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Coaching,Experiment,Large Organisations,Scrum Roles

January 29, 2014

A Scrum Master mantra…

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The weight on Scrum Masters can sometimes be overwhelming… The CSM Content Outline Learning Objectives on the Scrum Alliance website states the following:






As well as all the Responsibilities listed before that in the same document, the Authority “springs mainly from a deep knowledge of Scrum principles and practices”.

I tend to agree that knowledge and experience can help some form of Authority “spring” out. But I will argue that you cannot get this deep knowledge of Scrum principles and practices after 2 days spent in a classroom + a certificate… therefore leaving a lot of newly certified Scrum Master without “authority”.

Isn’t there a need to possess another type of Authority, one that doesn’t depend on some deep knowledge that you may not yet have but wish to gather?

As it happens, I think there is one way to provide new Scrum Masters with the Authority to go and apply what little or more they have learned without fear: this can happen when the belief that failure is part of the natural process of learning exists.

So here is a little mantra you can repeat yourself whenever you are unsure you have that “deep knowledge” but you desperately need a way forward.

  • it is ok to fail
  • failing fast is the best way to fail
  • failures need to be shared and remembered
  • it is ok to succeed
  • successes need to be shared
  • successes need to be celebrated and remembered
  • it is ok to ask for help
  • it is ok to offer help
  • it is not ok to become complacent
  • continuous improvement means continuous experimentation
  • it is ok to fail

I have shared this with some “new” Scrum Masters over the last few months, some of them have provided some positive feedback and have shared this with other members of their teams. I am now trying to see how this mantra can influence the behaviour of some already well established Scrum Masters that may have become complacent in the area of continuous improvement and experimentation with their teams.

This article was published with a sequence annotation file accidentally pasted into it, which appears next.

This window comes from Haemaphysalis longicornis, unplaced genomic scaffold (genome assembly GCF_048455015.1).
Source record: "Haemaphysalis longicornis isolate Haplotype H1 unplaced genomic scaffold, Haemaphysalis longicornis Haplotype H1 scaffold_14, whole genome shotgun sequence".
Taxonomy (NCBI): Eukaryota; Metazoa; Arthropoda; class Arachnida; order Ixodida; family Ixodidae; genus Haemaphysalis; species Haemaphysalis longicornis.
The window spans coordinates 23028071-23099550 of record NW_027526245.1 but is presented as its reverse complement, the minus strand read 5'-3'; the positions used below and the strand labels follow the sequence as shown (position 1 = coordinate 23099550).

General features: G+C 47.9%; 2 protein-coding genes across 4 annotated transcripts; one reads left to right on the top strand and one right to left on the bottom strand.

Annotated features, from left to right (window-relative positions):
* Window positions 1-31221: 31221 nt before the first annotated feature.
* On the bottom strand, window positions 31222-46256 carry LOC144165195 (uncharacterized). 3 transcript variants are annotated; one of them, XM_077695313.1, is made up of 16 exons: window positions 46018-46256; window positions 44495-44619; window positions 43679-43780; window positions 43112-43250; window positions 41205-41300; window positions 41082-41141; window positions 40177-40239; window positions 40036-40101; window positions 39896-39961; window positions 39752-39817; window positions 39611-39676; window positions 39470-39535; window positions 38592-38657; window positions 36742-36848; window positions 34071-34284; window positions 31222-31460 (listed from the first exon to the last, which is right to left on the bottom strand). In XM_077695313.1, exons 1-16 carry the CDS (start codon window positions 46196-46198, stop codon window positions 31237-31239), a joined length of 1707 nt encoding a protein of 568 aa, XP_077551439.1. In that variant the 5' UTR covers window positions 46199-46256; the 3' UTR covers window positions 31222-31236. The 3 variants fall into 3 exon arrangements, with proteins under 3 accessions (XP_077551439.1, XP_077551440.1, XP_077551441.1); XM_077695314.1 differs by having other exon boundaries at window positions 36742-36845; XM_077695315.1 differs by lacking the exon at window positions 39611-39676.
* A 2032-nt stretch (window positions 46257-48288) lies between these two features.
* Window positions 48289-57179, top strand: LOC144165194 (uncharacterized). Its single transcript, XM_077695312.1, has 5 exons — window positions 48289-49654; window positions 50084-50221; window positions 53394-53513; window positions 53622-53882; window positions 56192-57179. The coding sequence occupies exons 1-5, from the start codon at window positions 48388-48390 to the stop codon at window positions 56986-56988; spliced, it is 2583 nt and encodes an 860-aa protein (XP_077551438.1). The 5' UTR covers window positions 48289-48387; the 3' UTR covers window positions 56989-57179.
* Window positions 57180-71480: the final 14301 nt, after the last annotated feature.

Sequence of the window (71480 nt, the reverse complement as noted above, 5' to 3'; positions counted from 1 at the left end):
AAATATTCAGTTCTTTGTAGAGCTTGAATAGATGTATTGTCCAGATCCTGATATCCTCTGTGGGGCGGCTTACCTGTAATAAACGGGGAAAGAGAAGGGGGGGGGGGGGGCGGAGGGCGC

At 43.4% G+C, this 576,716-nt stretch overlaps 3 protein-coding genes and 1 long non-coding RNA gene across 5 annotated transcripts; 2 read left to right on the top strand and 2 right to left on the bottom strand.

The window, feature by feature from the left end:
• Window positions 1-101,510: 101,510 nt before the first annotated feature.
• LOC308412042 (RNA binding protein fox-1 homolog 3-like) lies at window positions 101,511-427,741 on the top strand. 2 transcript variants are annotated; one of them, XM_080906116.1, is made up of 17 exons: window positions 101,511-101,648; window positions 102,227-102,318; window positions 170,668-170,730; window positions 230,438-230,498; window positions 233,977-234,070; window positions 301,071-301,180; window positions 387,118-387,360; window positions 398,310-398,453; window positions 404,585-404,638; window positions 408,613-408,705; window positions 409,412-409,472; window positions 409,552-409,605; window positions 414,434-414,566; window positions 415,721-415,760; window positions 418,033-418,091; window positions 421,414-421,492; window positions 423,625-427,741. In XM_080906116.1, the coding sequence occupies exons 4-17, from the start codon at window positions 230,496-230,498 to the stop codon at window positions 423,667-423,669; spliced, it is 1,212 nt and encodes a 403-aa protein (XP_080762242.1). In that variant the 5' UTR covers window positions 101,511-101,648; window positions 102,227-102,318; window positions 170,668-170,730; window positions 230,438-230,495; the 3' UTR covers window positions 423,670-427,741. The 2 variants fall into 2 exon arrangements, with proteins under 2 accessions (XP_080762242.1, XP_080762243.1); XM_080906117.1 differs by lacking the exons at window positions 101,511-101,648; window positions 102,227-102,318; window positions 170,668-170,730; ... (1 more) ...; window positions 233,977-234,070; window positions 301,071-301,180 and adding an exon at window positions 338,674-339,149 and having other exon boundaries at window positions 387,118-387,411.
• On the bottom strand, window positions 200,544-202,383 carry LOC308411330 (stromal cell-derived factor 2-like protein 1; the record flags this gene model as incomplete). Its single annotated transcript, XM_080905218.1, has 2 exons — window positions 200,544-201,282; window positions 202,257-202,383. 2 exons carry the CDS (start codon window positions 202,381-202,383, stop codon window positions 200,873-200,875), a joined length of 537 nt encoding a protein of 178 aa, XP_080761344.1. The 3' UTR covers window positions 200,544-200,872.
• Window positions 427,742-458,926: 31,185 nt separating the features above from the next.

This is of course not only applicable to Scrum Masters. Happy to discuss!

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  1. Oh, after a long time. Nice mantra. “it is ok to give up, breath and start again” 😉

    Comment by Dennis — January 29, 2014 @ 9:23 pm
  2. Hi Dennis!! Yes, it has been a long time – actually I noticed 1 year after my last post…

    Have I been so busy??? I actually have a lot of “drafts” I have started working on, I need to take them to “done”!

    Happy you like the mantra, I have heard part of it this morning at work, nice 🙂

    And you? News??

    Comment by Oli — January 30, 2014 @ 2:28 pm
  3. Hm hm. It’s a fight on all fronts. It doesn’t feel completely hopeless and one of our new year’s resolutions is to estimate complexity and business value for all items (and if we achieve that we measure this in 50% of all cases I am still a happy man).

    Also quite a portion of new challenges – how to involve a support team from India in an agile way, while my beloved devops vanishes from the surface? How do you deal with parttimers which you can’t priotize?

    And then the frequent questions – how to deal with genuine priority changes during a sprint? How to plan properly if there are too many people distributed? How to engage peoples discipline in really estimating and burning hours properly? How to conduct a worthwhile retrospective?

    One other new year’s resolution is also nice, cross skilling all team members basic skills in all areas and advanced developer skills in at least two areas. More flexibility, hopefully more end2end understanding and more flexibility.

    How are things at your end?

    Comment by Dennis — January 31, 2014 @ 9:28 pm

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